Photo by Francesca Prado
By Kaleigh Cortez, News Editor-
A divided nation watched the transfer of power from former President Donald Trump to the former Vice President Joe Biden on Jan. 20, exactly two weeks after the country experienced a violent attack on the Capitol.
UTC organizations welcomed viewings and discussions on this historic event.
The Student Support Services (SSS) hosted an in-person Watch Party to allow students from this group to drop-in to see the inauguration projected on the wall.
Attendees wore masks and maintained social distancing while in the Barr Building, the new office of the SSS.
The Office of Multicultural Affairs and Housing and Residence Life cohosted a Mocs Table Talk, moderated by Dr. Michelle Deardorff, the head of the political science department.
Faculty and students met via Zoom to express hope and discuss grievances.
Hannah Torres, a sophomore from Nashville, is optimistic about the new leader but remains wary of fully trusting Biden’s team.
“It’s definitely good that we keep an eye on him and not worship him. I’m keeping an eye on all of his policies as much as I can,” Torres said. “I’m enjoying what’s he’s doing now. Hopefully, that continues.”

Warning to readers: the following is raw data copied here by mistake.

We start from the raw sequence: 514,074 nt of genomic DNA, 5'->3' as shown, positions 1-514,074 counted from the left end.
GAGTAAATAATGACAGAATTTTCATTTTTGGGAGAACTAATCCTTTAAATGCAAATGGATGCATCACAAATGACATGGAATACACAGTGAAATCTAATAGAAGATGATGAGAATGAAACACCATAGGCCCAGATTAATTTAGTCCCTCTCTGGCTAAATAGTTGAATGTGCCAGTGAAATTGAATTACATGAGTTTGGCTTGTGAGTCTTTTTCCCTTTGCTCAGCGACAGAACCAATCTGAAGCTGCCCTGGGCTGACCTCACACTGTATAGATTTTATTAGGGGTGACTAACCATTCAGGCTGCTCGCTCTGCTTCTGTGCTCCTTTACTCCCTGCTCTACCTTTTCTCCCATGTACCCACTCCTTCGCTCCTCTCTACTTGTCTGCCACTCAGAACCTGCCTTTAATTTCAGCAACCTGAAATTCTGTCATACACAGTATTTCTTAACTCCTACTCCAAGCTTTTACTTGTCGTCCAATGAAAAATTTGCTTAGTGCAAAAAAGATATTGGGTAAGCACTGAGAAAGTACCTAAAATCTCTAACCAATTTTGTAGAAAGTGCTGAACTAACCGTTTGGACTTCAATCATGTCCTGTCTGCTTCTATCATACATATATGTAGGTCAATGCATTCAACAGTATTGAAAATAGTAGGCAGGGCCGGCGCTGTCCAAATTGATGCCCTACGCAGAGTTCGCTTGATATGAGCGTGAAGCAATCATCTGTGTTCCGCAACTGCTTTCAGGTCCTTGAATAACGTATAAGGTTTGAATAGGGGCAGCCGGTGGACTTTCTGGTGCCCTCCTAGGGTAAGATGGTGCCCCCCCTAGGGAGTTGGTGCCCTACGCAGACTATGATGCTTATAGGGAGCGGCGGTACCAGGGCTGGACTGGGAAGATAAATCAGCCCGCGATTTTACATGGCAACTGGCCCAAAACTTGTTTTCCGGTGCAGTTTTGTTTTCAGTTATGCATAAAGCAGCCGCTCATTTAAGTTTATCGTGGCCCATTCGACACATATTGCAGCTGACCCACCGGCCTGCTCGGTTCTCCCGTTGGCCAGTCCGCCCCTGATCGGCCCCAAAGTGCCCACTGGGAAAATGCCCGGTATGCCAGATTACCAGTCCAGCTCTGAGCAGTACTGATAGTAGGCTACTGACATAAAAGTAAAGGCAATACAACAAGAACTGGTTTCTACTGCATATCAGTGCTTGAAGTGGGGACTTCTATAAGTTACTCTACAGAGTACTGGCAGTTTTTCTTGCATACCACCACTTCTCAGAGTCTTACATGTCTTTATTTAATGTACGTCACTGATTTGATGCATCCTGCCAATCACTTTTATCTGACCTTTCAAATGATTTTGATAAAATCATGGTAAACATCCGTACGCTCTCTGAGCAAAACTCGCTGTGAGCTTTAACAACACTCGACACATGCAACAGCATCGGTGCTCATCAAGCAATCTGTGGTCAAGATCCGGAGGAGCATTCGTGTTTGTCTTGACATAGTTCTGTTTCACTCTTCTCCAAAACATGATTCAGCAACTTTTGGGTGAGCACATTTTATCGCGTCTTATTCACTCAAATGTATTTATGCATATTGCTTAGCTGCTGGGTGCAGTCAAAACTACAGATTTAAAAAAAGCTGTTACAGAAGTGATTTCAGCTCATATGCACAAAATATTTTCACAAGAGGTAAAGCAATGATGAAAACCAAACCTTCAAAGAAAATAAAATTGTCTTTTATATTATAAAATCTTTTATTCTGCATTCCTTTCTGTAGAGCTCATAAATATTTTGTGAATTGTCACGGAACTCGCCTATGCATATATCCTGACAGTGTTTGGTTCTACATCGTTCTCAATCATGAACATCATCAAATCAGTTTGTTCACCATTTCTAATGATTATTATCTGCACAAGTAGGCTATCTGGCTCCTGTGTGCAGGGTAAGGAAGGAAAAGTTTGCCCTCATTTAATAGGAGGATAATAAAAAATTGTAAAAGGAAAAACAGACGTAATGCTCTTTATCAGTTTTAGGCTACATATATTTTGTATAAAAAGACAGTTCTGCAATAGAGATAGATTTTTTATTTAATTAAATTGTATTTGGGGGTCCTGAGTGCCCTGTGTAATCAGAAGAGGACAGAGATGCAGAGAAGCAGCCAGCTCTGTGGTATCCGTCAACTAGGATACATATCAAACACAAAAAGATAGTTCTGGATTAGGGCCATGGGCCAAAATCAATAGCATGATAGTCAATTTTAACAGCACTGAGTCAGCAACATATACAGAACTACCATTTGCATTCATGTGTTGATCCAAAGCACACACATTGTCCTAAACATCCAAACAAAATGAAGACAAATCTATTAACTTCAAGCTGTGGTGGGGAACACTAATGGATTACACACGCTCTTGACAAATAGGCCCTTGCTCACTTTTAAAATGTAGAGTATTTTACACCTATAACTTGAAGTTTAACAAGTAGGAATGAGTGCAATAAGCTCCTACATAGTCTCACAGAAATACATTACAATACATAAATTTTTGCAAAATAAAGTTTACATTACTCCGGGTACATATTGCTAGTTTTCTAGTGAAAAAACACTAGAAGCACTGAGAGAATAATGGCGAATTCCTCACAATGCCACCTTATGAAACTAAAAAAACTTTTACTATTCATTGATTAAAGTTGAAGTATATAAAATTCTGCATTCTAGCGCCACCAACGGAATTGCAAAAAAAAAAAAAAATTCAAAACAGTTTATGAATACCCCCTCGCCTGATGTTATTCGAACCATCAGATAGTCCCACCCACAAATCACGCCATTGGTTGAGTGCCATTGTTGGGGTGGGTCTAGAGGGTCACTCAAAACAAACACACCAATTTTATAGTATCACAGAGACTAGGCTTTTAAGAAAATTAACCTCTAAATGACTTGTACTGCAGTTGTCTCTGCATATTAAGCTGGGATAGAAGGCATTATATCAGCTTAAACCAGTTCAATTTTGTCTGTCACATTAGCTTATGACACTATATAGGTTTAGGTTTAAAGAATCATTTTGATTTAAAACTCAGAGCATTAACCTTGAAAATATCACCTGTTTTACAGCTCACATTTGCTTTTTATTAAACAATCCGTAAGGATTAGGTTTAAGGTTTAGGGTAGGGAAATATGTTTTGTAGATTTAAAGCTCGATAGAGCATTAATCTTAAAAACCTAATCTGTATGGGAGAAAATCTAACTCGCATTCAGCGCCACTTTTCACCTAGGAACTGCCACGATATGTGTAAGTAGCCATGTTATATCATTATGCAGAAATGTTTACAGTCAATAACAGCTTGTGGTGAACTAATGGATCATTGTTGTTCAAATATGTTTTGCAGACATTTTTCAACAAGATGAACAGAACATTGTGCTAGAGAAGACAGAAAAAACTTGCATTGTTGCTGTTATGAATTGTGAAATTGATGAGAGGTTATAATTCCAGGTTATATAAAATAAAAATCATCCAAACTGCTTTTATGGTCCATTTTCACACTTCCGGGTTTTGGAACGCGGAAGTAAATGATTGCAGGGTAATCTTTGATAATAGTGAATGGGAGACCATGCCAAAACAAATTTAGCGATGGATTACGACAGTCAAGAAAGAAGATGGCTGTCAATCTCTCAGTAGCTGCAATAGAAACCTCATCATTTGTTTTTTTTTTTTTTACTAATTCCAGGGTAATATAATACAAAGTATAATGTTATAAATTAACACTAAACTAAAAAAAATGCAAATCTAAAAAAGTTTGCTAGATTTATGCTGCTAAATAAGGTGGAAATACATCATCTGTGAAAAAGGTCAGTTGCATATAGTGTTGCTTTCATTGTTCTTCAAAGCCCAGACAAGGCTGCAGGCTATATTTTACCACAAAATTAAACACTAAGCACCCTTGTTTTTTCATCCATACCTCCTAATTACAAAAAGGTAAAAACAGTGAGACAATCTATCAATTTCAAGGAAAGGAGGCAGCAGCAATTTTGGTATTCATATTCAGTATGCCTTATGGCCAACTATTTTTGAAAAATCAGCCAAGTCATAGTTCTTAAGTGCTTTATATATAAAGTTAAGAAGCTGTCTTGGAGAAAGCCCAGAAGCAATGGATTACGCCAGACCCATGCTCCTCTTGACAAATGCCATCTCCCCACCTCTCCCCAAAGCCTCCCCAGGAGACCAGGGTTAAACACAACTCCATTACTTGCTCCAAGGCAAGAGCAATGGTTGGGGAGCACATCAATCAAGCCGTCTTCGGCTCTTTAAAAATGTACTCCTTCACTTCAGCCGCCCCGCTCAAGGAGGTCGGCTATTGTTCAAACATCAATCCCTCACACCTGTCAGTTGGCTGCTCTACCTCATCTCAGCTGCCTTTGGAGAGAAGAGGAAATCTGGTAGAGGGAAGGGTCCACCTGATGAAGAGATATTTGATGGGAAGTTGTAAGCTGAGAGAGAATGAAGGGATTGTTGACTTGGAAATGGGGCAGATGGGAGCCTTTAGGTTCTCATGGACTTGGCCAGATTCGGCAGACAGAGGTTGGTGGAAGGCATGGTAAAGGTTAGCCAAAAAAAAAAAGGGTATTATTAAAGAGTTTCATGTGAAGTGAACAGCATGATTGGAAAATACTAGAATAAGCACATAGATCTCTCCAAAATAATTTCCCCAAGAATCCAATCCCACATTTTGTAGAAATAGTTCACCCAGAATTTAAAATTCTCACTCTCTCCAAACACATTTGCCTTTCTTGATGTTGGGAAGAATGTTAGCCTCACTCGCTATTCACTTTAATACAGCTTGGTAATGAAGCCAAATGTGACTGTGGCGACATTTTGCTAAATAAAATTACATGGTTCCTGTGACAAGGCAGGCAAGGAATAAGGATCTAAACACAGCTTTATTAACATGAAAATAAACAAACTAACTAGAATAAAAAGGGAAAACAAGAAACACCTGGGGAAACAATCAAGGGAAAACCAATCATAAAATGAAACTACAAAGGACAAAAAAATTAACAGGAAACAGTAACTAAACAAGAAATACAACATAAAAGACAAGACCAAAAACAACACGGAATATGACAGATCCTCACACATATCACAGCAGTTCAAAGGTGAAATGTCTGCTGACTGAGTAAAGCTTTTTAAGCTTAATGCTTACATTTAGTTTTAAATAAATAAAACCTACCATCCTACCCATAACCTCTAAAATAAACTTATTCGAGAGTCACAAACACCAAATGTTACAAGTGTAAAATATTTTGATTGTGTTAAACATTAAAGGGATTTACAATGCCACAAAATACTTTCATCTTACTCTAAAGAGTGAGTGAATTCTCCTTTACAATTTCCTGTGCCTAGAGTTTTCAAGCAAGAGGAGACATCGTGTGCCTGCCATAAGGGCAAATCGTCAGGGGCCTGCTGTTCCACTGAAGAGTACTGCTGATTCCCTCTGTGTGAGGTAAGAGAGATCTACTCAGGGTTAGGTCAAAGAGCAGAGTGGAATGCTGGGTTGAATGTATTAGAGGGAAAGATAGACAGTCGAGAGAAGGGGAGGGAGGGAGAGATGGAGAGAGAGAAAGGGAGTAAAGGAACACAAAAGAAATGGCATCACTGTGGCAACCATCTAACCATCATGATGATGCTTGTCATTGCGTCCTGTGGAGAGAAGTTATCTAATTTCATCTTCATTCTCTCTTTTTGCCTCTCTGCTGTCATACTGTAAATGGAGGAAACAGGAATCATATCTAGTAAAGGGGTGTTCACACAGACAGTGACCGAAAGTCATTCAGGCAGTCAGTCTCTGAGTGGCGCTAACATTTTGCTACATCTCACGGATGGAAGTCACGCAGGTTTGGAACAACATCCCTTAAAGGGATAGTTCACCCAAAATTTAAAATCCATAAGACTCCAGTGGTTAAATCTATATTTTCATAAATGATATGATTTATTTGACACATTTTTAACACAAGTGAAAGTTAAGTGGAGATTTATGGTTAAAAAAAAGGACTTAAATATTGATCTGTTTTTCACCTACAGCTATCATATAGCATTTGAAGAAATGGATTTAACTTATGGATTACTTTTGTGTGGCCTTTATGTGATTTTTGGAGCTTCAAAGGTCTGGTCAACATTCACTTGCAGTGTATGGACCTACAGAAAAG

Emu Aragon, a counselor for the UTC Counseling Services, was nervous about the safety of the physical event.
“That whole process [transfer of power] was really tenuous and potentially really tense, even besides the storming of the Capitol,” Aragon said.
On his first day in office, the 46th President of the United States signed 17 executive orders, many of which focused on taking action to combat the pandemic and reverse efforts taken by Trump.
Among these orders, Biden also signed a directive that expends a pause on student loan payments and interest for individuals with federal loans for another nine months.
Another effort being made is to forgive some amount of every borrower’s federal student loan. This effort was discussed during Biden’s campaign but has yet to be pushed into action.